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United States v. Nelson

United States District Court, M.D. Louisiana

May 21, 2018

UNITED STATES OF AMERICA
v.
THOMAS A. NELSON, JR.

          RULING AND ORDER

          BRIAN A. JACKSON, CHIEF JUDGE UNITED STATES DISTRICT COURT

         Before the Court are the two Motions to Clarify Matters Considered by the Court in its Resentencing Defendant on March 14, 2014 (Docs. 218, 220) filed by Petitioner, Thomas A. Nelson, Jr. The United States filed an opposition. (Doc. 234). For the following reasons, the motions are DENIED.

         On August 18, 2010, Petitioner, the former Mayor of the City of New Roads, Louisiana, was charged by superseding indictment with violating several bribery laws. (Doc. 30). On June 22, 2011, the jury found Petitioner guilty on each count in the superseding indictment.[1] (Doc. 112). On January 17, 2012, Petitioner was sentenced to a term of imprisonment of 132 months, and two years of supervised release. (Doc. 140). Subsequently, the United States Court of Appeals for the Fifth Circuit affirmed the conviction, but ordered the Court to recalculate the sentence. (Doc. 179).

         Prior to the resentencing, Defendant submitted a sentencing memorandum urging leniency to account for extraordinary family circumstances occasioned by his family's involvement in a serious traffic accident after the original sentencing. (Doc. 190 at p. 4). The memorandum alleged that Petitioner's wife was permanently disabled as a result of the accident. (Id.). Thereafter, Petitioner was resentenced on March 14, 2014, to term of imprisonment of 120 months. (Doc. 194). In imposing a ten-year sentence at the resentencing, the Court expressly considered: Petitioner's family circumstances, and the medical records regarding his wife's condition, which included the fact that his wife suffered a traumatic brain injury and was unable to work. (Doc. 197 at pp. 11, 13, 22).

         Nonetheless, Petitioner's first Motion to Clarify requests that the Court clarify that certain medical reports, both of which are dated after Petitioner was resentenced on March 14, 2014, were or were not considered by the Court at the resentencing.[2](Doc. 218). The second Motion to Clarify requests that the Court supplement the record to include numerous photographs that presumably document his family's traffic accident. (Doc. 220). The United States has opposed these motions arguing that these motions are neither necessary nor relevant to any matter currently before the Court. (Doc. 234).

         Although the Court is sympathetic to Petitioner's circumstances, it nonetheless agrees that such orders are unnecessary. It is clear that the Court did not consider medical reports dated months after the March 14, 2014, resentencing date. Furthermore, Petitioner stated in his motion that "because [the Court] could not have foreseen medical diagnoses which had not yet been rendered or reduced to writing, there are extraordinary and compelling circumstances . . . within the meaning of 18 U.S.C. [§] 3582(c)(1)(A), " the statute that permits modification of an imposed term of imprisonment. (Doc. 218-1 at pp. 12-13). However, because the Bureau of Prisons (BOP) has not filed a motion for a sentence reduction as required by 18 U.S.C. §3582(c)(1)(A), it is improper for the Court to construe this motion as being brought pursuant to § 3582, thereby rendering the Court without jurisdiction.[3] United States v. Ibarra-Alcarez, 588 Fed.Appx. 345, 346 (5th Cir. 2014). See also United States v. Bridges, 116 F.3d 1110, 1112 (5th Cir. 1997) (noting that a district court's jurisdiction to correct or modify a final sentence is limited to those specific circumstances enumerated in § 3582(b)).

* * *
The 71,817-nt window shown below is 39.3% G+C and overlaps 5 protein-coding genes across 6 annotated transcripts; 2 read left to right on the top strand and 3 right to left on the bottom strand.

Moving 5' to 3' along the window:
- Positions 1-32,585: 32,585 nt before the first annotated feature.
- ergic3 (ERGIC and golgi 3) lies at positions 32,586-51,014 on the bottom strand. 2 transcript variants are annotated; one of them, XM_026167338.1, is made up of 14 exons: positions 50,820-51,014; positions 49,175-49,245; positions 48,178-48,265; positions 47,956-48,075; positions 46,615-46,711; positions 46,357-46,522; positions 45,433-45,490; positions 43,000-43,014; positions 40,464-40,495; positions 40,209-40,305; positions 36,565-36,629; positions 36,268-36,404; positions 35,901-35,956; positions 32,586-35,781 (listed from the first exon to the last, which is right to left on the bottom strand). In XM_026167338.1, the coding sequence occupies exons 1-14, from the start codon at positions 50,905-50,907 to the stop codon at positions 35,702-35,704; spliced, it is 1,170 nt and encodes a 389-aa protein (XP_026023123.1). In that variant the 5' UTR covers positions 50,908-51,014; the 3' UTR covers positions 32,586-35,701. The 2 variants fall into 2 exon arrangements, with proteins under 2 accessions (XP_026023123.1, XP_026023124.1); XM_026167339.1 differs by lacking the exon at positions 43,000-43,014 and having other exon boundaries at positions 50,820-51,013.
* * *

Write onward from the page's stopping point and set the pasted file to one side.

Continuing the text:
Here, none of the arguments raised by Petitioner fall within any of these limited circumstances; therefore, the Court does not have jurisdiction to clarify, modify, or correct his sentence. See Bridges, 116 F.3d at 1112; Ibarra-Alcarez, 588 Fed.Appx. at 346.

         Accordingly, IT IS ORDERED that the Petitioner's Motions to Clarify Matters Considered by the Court in its Resentencing Defendant (Docs. 218, 220) are DENIED.

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Notes:

[1] Those violations included: Racketeering Influenced and Corrupt Organizations Act ("RICO"), in violation of 18 U.S.C. § 1962(c) (Count One); Wire Fraud, in violation of 18 U.S.C. §§ 1343 and 1346 (Count Two); Use of Interstate Facility in Aid of Racketeering, in violation of 18 U.S.C. 1952 (Counts Three - Six); and Making False Statements, in violation of 18 U.S.C. § 1001 (Count Seven), (Doc. 30).

[2]This clarification is requested because Petitioner alleges that the Bureau of Prisons (BOP) has denied his request for a compassionate release based on his wife's disability. (Doc. 218 at pp. 1-2). According to the documentation submitted by Petitioner, BOP denied reconsideration of the request because "Chief Judge Jackson considered [Petitioner's] wife's condition, as well as the hardships it caused to the children when he re-sentenced [Petitioner] ¶ 120 months incarceration." (Doc. 218-1 at p. 6).

[3]The sentence imposed upon a judgment of conviction is generally final and may be modified in only a limited number of circumstances, such as (1) where the director of the BOP moves, as outlined in § 3582(c)(1)(A), for a sentence reduction based upon "extraordinary and compelling reasons" and indicates that a reduction is consistent with the 18 U.S.C. § 3553(a) sentencing factors; (2) where, as outlined in § 3582(c)(2), a defendant was sentenced based upon a sentencing range that has subsequently been lowered by the Sentencing Commission; (3) where permitted by the provisions of Federal Rule of Criminal Procedure 35 and 18 U.S.C. § 3742; and (4) if the ...


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